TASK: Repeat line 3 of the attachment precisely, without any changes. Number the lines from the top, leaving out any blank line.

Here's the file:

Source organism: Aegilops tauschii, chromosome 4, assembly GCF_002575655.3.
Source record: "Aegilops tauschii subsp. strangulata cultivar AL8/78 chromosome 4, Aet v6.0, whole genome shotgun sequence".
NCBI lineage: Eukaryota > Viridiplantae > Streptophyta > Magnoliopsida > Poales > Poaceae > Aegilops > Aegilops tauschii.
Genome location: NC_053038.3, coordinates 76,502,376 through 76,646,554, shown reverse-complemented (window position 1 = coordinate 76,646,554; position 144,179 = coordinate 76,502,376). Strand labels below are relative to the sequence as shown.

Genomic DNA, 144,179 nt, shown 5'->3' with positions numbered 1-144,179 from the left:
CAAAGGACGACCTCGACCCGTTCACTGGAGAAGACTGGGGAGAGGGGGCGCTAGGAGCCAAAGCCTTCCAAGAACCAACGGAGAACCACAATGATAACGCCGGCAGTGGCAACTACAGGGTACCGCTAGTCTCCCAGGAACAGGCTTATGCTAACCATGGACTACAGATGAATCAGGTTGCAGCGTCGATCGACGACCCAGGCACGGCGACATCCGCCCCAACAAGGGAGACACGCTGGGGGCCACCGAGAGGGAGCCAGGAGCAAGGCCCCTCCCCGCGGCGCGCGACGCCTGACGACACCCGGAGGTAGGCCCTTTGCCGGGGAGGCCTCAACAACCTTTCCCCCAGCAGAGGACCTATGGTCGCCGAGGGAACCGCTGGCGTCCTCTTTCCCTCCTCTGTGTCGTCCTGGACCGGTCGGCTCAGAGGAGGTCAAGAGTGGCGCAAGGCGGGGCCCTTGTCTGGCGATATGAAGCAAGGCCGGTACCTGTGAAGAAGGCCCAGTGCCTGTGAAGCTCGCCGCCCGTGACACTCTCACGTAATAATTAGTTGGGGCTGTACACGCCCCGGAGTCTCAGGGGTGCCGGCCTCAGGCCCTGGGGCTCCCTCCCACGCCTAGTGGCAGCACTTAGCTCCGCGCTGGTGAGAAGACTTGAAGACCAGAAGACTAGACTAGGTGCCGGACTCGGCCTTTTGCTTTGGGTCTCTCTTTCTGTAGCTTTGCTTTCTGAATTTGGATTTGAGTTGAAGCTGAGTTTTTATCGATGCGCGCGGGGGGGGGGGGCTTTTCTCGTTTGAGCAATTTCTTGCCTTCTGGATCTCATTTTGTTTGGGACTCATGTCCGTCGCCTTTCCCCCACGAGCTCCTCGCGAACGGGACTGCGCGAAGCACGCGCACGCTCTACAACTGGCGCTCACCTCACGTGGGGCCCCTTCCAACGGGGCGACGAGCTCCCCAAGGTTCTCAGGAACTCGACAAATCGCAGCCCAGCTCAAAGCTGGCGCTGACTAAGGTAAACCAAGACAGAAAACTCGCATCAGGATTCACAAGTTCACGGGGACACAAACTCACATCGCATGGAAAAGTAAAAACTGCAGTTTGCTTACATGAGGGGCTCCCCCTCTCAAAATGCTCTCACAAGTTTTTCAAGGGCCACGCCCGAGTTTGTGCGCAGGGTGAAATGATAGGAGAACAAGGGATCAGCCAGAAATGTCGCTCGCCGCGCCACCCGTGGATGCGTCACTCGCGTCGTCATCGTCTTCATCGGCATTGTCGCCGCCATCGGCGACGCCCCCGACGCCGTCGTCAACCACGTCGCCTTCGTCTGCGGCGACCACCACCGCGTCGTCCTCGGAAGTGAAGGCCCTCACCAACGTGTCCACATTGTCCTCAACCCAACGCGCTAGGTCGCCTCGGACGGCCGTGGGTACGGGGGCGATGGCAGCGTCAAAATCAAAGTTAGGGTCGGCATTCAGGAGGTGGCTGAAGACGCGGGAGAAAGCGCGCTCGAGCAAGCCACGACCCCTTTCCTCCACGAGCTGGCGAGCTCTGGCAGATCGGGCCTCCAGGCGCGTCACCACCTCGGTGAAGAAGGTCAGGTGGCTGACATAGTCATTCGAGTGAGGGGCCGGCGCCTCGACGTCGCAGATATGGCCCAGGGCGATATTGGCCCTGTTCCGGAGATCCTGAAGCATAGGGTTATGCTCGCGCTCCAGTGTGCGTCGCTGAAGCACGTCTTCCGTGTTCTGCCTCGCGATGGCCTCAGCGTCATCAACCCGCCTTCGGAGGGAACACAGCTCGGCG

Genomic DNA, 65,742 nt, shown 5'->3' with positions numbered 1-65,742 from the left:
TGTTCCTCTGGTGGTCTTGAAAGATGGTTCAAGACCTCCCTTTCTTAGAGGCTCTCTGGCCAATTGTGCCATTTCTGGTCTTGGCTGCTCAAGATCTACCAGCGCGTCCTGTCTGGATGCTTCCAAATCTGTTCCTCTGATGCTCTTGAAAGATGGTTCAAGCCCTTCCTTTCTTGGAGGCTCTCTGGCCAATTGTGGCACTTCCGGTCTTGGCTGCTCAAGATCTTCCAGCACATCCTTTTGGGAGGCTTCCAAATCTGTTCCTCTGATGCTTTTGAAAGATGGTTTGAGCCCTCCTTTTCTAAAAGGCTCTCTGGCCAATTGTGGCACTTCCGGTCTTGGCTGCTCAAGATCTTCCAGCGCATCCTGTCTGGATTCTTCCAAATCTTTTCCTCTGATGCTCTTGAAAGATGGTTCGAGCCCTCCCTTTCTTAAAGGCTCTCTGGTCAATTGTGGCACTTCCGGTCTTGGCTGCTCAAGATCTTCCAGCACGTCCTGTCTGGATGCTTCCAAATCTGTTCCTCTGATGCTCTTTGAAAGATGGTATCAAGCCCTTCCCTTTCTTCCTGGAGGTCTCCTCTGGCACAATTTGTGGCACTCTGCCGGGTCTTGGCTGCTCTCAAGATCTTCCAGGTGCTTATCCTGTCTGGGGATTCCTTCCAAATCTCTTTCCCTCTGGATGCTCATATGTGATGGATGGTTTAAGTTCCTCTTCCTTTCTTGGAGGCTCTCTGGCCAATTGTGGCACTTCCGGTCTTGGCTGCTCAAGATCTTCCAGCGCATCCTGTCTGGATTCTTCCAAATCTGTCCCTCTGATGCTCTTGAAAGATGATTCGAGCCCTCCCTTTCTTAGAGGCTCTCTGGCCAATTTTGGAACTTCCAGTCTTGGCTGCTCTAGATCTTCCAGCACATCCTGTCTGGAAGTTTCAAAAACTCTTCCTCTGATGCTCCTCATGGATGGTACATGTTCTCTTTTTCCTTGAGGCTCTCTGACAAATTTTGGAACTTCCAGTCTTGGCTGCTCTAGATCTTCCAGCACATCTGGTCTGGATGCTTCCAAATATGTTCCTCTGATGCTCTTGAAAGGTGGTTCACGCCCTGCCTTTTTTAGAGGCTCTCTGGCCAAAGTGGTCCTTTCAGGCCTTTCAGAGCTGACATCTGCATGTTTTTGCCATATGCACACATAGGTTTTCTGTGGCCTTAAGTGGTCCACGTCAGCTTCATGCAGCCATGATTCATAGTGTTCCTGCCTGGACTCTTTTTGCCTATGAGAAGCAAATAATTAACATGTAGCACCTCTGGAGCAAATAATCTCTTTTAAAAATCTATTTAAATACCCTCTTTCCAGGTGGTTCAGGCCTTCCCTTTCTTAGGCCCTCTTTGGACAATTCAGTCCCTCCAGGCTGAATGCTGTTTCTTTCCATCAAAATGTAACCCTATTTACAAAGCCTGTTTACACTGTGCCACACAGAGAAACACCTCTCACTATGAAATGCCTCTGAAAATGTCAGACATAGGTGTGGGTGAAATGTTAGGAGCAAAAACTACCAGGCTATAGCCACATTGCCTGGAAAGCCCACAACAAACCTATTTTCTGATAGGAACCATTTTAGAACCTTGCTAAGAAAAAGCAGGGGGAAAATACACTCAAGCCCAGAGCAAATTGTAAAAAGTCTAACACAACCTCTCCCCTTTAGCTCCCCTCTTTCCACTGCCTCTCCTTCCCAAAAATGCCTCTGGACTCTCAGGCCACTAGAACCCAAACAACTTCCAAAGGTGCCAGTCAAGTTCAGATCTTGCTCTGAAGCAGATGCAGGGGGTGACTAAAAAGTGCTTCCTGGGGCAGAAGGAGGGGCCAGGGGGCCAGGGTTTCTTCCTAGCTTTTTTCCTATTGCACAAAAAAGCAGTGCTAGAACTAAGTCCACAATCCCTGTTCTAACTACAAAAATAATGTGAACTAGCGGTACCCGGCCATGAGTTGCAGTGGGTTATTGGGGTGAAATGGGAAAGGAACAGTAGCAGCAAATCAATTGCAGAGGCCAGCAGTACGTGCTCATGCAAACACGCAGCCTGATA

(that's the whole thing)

NCBI lineage: Eukaryota > Viridiplantae > Streptophyta > Magnoliopsida > Poales > Poaceae > Aegilops > Aegilops tauschii.